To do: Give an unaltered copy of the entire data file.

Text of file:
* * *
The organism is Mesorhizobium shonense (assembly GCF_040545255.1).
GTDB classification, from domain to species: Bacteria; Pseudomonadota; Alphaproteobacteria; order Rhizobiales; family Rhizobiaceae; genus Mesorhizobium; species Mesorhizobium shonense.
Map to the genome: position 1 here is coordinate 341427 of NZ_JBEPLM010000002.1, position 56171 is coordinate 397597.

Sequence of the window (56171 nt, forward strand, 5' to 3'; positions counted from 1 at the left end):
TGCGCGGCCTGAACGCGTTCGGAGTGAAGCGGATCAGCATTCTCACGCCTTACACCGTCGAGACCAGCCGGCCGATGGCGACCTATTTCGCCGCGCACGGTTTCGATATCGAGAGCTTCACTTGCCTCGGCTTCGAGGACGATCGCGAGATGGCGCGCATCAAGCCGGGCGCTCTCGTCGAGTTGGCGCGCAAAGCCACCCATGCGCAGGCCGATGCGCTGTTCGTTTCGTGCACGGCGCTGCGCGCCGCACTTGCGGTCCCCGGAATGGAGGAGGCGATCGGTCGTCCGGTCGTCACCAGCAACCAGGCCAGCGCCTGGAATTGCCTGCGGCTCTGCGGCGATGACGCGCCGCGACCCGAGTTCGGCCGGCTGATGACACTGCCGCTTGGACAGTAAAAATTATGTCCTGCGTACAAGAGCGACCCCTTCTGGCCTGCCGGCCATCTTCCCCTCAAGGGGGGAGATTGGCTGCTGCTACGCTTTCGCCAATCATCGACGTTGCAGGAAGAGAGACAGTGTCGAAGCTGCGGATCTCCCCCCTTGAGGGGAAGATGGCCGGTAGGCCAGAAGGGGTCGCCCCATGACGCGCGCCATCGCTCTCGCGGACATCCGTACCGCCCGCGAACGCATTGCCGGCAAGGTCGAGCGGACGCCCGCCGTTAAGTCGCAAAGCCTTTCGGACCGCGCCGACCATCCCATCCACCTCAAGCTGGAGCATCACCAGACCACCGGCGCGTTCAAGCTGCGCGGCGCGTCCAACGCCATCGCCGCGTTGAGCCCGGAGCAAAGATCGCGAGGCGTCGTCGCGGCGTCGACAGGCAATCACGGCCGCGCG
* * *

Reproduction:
The organism is Mesorhizobium shonense (assembly GCF_040545255.1).
GTDB classification, from domain to species: Bacteria; Pseudomonadota; Alphaproteobacteria; order Rhizobiales; family Rhizobiaceae; genus Mesorhizobium; species Mesorhizobium shonense.
Map to the genome: position 1 here is coordinate 341427 of NZ_JBEPLM010000002.1, position 56171 is coordinate 397597.

Sequence of the window (56171 nt, forward strand, 5' to 3'; positions counted from 1 at the left end):
TGCGCGGCCTGAACGCGTTCGGAGTGAAGCGGATCAGCATTCTCACGCCTTACACCGTCGAGACCAGCCGGCCGATGGCGACCTATTTCGCCGCGCACGGTTTCGATATCGAGAGCTTCACTTGCCTCGGCTTCGAGGACGATCGCGAGATGGCGCGCATCAAGCCGGGCGCTCTCGTCGAGTTGGCGCGCAAAGCCACCCATGCGCAGGCCGATGCGCTGTTCGTTTCGTGCACGGCGCTGCGCGCCGCACTTGCGGTCCCCGGAATGGAGGAGGCGATCGGTCGTCCGGTCGTCACCAGCAACCAGGCCAGCGCCTGGAATTGCCTGCGGCTCTGCGGCGATGACGCGCCGCGACCCGAGTTCGGCCGGCTGATGACACTGCCGCTTGGACAGTAAAAATTATGTCCTGCGTACAAGAGCGACCCCTTCTGGCCTGCCGGCCATCTTCCCCTCAAGGGGGGAGATTGGCTGCTGCTACGCTTTCGCCAATCATCGACGTTGCAGGAAGAGAGACAGTGTCGAAGCTGCGGATCTCCCCCCTTGAGGGGAAGATGGCCGGTAGGCCAGAAGGGGTCGCCCCATGACGCGCGCCATCGCTCTCGCGGACATCCGTACCGCCCGCGAACGCATTGCCGGCAAGGTCGAGCGGACGCCCGCCGTTAAGTCGCAAAGCCTTTCGGACCGCGCCGACCATCCCATCCACCTCAAGCTGGAGCATCACCAGACCACCGGCGCGTTCAAGCTGCGCGGCGCGTCCAACGCCATCGCCGCGTTGAGCCCGGAGCAAAGATCGCGAGGCGTCGTCGCGGCGTCGACAGGCAATCACGGCCGCGCG